Butternut Squash: 500 grams is about half a typical butternut squash. The extra can be frozen.

Coconut Milk: How much you need will depend on how moist the squash is. I ended up using almost the whole 12 oz can.

Flat Iron Steak: A typical flat iron steak is about 1.25 - 1.75 pounds. Because very little weight is lost when cooking sous vide you can get 4 "normal" servings from a single steak. After the cooking is complete you can just toss half in the freezer with the left over squash.

Wednesday, December 18, 2013

Bonci Dough & The Modernist Baking Steel

In my seemingly endless quest to make the perfect pizza (whatever that is) I recently came across something called The Baking Steel. This is nothing more than a heavy slab of treated steel that replaces the more traditional pizza stone. It has a couple obvious advantages: 1) it will never break and 2) its enormous thermal mass means even a rather wet pizza is going to cook very quickly. The big disadvantage is cost - $99. Nevertheless...

I had made a full batch on Bonci style dough for Tomato and Black Olive Focaccia over the weekend and still had two of the dough balls in the freezer when my Baking Steel arrived. So it seemed reasonable to use one of those for my first trial.

But first, I loaded the Baking Steel into the oven on a rack at the third from the top level. This is one level lower than suggested in the guidelines the company supplies, but I was pretty sure my pizza would be quite a bit taller than is typical. Pre-heat at 550 F for an hour and then...

Bonci Dough - Full Batch

  • 1000 gm Bread Flour
  • 800 gm Tepid Water
  • 7 gm Yeast
  • 20 gm Salt
  • 40 gm Extra Virgin Olive Oil
Those quantities result in 3 big (about 600 gram), very soft dough balls. This dough is far too soft and sticky to ever slide off a peel on its own (after all it's meant to be baked on sheet pans). So I stretched one ball onto a piece of well oiled aluminum foil.

You can see from the wrinkling around the dough that it's already grabbing the foil in spite of the oiling.

Toppings were Neapolitan style: crushed tomatoes, fresh (as in made that morning) Valley Shepherd Creamery Mozzarella, a bit of crushed oregano and sea salt. Slide it onto the Baking Steel and about 10 minutes later I turned the broiler on high. After another minute I rotated the pizza and another minute later out it came:

2 inches of crispy and delicious
Yep. The Baking Steel worked exactly as advertised. Since we make pizza or some type of bread at least once a week, its worth the $99 (there's a thinner model for $79). It makes a tremendous difference in the the quality of what comes out of my oven.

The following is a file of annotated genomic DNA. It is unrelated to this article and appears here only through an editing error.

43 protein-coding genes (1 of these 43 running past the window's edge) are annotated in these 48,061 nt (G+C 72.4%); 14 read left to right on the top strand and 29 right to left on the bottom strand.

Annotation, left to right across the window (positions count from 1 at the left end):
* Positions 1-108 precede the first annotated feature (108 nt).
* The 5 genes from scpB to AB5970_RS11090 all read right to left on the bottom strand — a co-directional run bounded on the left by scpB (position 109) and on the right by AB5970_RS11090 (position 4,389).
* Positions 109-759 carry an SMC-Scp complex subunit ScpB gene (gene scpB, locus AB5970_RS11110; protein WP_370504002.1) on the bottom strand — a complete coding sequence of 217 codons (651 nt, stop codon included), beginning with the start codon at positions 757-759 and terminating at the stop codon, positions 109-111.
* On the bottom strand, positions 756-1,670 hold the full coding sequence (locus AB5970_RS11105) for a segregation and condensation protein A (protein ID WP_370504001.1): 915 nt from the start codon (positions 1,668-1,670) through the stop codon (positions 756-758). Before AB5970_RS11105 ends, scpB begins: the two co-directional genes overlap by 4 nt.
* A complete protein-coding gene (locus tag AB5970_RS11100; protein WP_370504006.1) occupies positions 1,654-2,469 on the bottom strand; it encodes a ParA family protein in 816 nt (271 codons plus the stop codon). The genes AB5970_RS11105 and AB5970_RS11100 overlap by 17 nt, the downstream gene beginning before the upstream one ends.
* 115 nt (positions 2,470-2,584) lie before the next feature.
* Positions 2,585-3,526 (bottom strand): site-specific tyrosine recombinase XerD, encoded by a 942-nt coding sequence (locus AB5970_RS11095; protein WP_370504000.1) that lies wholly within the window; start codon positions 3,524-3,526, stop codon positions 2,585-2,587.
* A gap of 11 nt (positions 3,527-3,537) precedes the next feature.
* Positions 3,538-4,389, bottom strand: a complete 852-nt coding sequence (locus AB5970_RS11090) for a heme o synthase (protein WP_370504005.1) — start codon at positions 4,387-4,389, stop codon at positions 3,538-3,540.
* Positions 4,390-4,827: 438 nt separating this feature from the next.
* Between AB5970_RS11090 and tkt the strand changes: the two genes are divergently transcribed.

Thursday, December 12, 2013

Late to the Party - Modernist Mac and Cheese

Milk, Cheese, Pasta, Sodium Citrate

OK, so I'm a couple years late to this modernist cuisine party. So I decided to make a start with the famous Mac and  Cheese from Modernist Cuisine at Home. It turns out to be pretty easy and the only weird ingredient is Sodium Citrate.

Modernist Mac and Cheese
Recipe Adapted from Modernist Cuisine at Home

Yield: 4 servings
  • 212 grams Milk
  • 8.8 grams Sodium Citrate
  • 228 Grams White cheddar Cheese, grated
  • 192 Grams Dry Macaroni
Cooking Directions
  1. Bring a large pot of unsalted water to a boil and cook the macaroni according to package directions. Drain the macaroni (do not rinse) and set aside, covered.
  2. Combine the Milk and Sodium Citrate in a medium sauce pan and bring to a boil, stirring continuously until the Sodium Citrate is dissolved.
  3. Add the grated cheese to the boiling milk in small handfuls, blending each with an immersion blender until melted and smooth.
  4. Fold the macaroni into the cheese mixture.
  5. Optionally, sprinkle some panko on top and slip it under the broiler to add some crunch.
  6. Serve hot.

The Pasta: Resist the urge to salt your pasta water. Good cheese will provide plenty of flavor.

The Cheese: Buy good cheese, not a block of that orange supermarket stuff. This recipe is all about the flavor of the cheese. It is perfectly reasonable to use $15 worth of Cabot Clothbound Cheddar in this recipe. I used Flory's Truckle, made in Missouri and finished in Iowa.

The Sauce: Although this recipe looks extremely accurate, you do need to pay attention. If the cheese sauce seems too thick, add a little more milk, a tablespoon or so at a time. Know that it will thicken as it cools - a lot.

Sodium Citrate: The brand I bought is listed below. 15 bucks may sound like a lot for a food additive, but it comes to about 29¢ per batch.And there's other stuff you can use it for...

The Book: You could buy Modernist Cuisine at Home, but if you have an iOS device you can also get the "inkling" eBook version and only buy the chapters you want for $4.99 each ($79.99 for the whole thing.) The eBook is not only cheaper, it also has a number of features that make it worth while including a shopping list builder and a built in "scaler" that adjusts ingredient quantities so you can make the recipe for any number of servings.

Tuesday, November 19, 2013

Lobster and Yellow Beet Borscht

Lobster and Yellow Beet Borscht

Adapted from Charlie Trotter's "Workin' More Kitchen Sessions"

Yield: 2 servings with plenty of left over borscht.
  • 4 or 5 (about 1 1/4 pounds) Medium Yellow Beets
  • 1/2 Cup Water
  • 3 Bay Leaves
  • 1 Whole Star Anise
  • 2 Whole Cloves
  • 3 Cups Vegetable Stock
  • 4 Baby Red Beets
  • 3 Tbs Extra Virgin Olive Oil
  • 3 Tbs Fresh Dill
  • 1 Large (about 10 oz) Lobster Tail or one whole lobster, cooked
  • 1 Tsp. Lemon Juice
  • 1/4 Cup Heart of Palm, sliced diagonally
  • 1 Tbs Prepared Horseradish
  • 1 Cup Firmly packed fresh dill
  • 1/2 Cup Creme Fraiche
  • 1 Cup Mascarpone
  • 1 Tbs Lime juice
  • 1/4 Cup Prepared Horseradish
  • Salt
  • Pepper
Cooking Directions